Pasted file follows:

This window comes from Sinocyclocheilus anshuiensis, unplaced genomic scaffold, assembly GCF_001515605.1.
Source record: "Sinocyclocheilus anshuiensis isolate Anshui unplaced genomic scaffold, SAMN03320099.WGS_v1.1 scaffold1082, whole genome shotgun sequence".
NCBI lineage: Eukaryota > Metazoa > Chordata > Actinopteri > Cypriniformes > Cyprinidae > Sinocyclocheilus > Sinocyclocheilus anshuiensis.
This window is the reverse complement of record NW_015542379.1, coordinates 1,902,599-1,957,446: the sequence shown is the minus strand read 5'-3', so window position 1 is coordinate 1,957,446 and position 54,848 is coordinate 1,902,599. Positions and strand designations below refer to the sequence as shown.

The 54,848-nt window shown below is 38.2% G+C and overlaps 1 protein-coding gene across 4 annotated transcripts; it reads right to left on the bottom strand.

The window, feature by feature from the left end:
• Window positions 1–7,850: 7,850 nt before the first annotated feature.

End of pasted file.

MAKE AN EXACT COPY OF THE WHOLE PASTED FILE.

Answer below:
This window comes from Sinocyclocheilus anshuiensis, unplaced genomic scaffold, assembly GCF_001515605.1.
Source record: "Sinocyclocheilus anshuiensis isolate Anshui unplaced genomic scaffold, SAMN03320099.WGS_v1.1 scaffold1082, whole genome shotgun sequence".
NCBI lineage: Eukaryota > Metazoa > Chordata > Actinopteri > Cypriniformes > Cyprinidae > Sinocyclocheilus > Sinocyclocheilus anshuiensis.
This window is the reverse complement of record NW_015542379.1, coordinates 1,902,599-1,957,446: the sequence shown is the minus strand read 5'-3', so window position 1 is coordinate 1,957,446 and position 54,848 is coordinate 1,902,599. Positions and strand designations below refer to the sequence as shown.

The 54,848-nt window shown below is 38.2% G+C and overlaps 1 protein-coding gene across 4 annotated transcripts; it reads right to left on the bottom strand.

The window, feature by feature from the left end:
• Window positions 1–7,850: 7,850 nt before the first annotated feature.